Madalena Muñoz writes about her restaurant class, “I teach healthy eating at restaurants. For example, the most important topic is going back to basics: knowing how to eat and knowing how to order simple, good nutrition.
It is important to limit or exclude highly processed foods, especially fast foods and ones high in saturated fat, sodium and trans fat. This implies negotiating with the waitstaff. Also, regardless of what you order, you need to know when to identify the last bite, which should happen much sooner than the last piece on the plate/platter.”
Carol Suter emphasizes porton control with meat. “For teaching serving sizes of meat, I stopped at the grocery store and picked up a one pound package of ground beef. At the class I showed how I would be able to cut the rectangle into 4 pieces by drawing a line through the middle lengthwise and crosswise to form 4 equal size hamburger patties or to cook the whole package, drain off the fat, and then divide it into fourths. Each piece or portion would weigh 4 ounces raw. After it is cooked and drained, it would become a 3-ounce serving of meat. The same would be true if you wanted a 2-ounce serving by dividing the amount into 5 patties, cooking and draining them well. What is left is a 2-ounce piece of meat. If the meat would be crumbled and all cooked in a skillet, the fat drained off, and then divided into 5 portions, each one would weigh 2 ounces.”
Helen Yeung collects packages of food from the five food groups, and places them on the food guide "rainbow" or MyPlate, so that people can see where their foods fit into a healthy eating pattern. This is a hands on way for people to categorize food, and a good ice-breaker for people to start talking about what they eat. Food cartons and packages can keep longer than perishables, and they are cheaper than food models.
Laurie Goldberg, MS, RD, CDN, holds a weekly weight loss group session and each week she reviews a hot nutrition news item that she picks up from the New York Times Science section and/or the ADA News column. Laurie says this keeps the classes fresh and current and gives the patients something new to think about. Laurie makes copies of relevant articles and hands them out in class before each discussion.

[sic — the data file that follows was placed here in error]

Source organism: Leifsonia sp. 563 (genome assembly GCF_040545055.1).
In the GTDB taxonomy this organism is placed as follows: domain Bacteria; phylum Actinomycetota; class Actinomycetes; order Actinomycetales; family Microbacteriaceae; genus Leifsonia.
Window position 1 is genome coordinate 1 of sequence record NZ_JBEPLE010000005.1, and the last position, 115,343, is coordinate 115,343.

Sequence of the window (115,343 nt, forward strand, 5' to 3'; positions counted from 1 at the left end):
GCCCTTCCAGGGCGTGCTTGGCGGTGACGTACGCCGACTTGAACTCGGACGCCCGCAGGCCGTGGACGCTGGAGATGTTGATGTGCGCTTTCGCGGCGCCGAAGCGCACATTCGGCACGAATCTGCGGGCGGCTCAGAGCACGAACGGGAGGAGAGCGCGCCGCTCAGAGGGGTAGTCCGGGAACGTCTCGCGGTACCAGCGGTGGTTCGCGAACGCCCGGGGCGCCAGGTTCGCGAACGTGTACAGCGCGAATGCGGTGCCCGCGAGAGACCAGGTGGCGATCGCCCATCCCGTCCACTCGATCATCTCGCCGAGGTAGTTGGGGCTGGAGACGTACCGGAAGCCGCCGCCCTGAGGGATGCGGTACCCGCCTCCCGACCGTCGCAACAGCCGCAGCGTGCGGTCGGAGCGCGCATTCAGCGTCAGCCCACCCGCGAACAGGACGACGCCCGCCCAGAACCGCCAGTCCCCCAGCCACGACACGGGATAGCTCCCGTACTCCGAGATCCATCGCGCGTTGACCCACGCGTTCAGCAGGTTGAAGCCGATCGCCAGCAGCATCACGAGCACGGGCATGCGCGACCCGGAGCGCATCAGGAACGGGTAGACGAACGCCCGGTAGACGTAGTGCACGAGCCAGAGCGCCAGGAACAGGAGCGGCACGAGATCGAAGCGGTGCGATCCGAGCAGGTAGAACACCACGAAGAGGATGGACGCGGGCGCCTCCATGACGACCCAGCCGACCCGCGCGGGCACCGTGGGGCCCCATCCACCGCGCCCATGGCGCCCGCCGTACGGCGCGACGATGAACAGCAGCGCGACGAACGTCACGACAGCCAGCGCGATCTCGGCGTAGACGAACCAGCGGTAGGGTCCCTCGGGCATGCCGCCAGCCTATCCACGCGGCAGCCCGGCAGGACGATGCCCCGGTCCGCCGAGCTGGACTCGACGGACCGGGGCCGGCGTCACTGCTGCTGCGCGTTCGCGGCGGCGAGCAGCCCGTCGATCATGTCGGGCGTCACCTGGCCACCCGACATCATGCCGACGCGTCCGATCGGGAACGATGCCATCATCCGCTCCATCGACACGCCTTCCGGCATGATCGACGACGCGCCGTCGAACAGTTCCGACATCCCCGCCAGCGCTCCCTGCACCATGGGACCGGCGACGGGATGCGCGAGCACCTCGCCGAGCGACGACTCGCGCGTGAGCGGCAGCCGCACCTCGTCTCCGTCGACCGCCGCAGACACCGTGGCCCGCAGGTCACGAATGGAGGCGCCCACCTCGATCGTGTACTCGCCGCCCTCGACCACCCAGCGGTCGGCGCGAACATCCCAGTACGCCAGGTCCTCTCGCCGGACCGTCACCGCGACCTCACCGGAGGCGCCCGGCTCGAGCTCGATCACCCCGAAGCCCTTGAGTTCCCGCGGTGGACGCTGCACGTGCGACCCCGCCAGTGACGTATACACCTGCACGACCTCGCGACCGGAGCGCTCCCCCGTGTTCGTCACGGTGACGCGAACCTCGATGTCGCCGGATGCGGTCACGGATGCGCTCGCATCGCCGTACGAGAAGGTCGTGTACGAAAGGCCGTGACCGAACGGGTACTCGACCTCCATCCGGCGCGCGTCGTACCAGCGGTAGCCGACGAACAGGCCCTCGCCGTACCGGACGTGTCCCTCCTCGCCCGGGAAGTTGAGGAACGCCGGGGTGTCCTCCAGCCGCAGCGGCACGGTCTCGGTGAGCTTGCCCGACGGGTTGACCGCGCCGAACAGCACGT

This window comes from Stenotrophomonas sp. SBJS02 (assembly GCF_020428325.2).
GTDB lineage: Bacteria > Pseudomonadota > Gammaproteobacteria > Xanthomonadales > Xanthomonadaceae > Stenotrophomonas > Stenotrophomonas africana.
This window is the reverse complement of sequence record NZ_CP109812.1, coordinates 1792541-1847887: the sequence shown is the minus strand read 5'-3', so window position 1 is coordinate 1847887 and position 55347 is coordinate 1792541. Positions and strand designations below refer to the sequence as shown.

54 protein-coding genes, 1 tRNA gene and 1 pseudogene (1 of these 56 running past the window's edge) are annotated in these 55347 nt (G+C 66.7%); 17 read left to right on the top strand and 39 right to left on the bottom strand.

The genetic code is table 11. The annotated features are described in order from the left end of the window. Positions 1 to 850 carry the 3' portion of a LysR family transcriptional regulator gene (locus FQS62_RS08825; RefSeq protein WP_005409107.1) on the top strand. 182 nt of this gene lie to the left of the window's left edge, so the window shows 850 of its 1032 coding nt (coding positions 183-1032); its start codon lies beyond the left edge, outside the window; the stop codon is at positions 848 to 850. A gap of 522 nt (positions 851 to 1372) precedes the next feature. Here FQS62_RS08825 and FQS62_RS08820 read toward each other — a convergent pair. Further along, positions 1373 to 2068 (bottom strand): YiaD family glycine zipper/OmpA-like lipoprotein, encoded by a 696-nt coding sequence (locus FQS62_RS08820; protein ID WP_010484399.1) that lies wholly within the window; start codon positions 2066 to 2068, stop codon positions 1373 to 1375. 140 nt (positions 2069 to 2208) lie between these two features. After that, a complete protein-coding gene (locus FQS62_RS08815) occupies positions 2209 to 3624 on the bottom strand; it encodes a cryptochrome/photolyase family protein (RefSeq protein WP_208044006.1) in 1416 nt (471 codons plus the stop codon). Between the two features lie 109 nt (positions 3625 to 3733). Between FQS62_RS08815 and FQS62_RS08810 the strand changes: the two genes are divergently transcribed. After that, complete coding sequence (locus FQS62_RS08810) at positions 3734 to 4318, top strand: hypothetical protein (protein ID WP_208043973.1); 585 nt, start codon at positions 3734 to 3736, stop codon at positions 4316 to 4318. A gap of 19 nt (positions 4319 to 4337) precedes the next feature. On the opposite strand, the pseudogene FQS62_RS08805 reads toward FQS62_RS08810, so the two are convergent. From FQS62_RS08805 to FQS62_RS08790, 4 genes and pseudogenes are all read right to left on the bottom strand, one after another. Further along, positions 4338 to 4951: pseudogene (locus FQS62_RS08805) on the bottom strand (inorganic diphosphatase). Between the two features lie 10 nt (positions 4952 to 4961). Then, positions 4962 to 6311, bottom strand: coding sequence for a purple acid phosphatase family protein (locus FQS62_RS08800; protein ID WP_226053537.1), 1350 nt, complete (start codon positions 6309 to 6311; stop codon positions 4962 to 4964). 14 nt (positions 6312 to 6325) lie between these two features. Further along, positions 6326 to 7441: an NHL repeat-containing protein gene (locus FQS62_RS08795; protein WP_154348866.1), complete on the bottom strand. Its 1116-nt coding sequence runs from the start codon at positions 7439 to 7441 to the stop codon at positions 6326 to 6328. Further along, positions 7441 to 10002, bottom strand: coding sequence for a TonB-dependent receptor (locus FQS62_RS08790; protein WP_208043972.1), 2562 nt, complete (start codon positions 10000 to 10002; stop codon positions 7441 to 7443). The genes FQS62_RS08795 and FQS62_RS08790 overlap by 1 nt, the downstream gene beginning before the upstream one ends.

Judy’s passion for cooking began with helping her grandmother make raisin oatmeal for breakfast. From there she earned her first food service job at 15, was accepted to the world-famous Culinary Institute of America at 18 (where she graduated second in her class), and went on to the Fachschule Richemont in Switzerland where she focused on pastry arts and baking. After a decade in food service for Hyatt Hotels, Judy launched Food and Health Communications to focus on flavor and health. She graduated with Summa Cum Laude distinction from Johnson and Wales University with a BS in Culinary Art, holds a master’s degree in Food Business from the Culinary Institute of America, 2 art certificates from UC Berkeley Extension, and runs a food photography studio where her love is creating fun recipes.
Judy received The Culinary Institute of America’s Pro Chef II certification, the American Culinary Federation Bronze Medal, Gold Medal, and ACF Chef of the Year. Her enthusiasm for eating nutritiously and deliciously leads her to constantly innovate and use the latest in nutritional science and Dietary Guidelines to guide her creativity, from putting new twists on fajitas to adapting Italian brownies to include ingredients like toasted nuts and cooked honey. Judy’s publishing company, Food and Health Communications, is dedicated to her vision that everyone can make food that tastes as good as it is for you.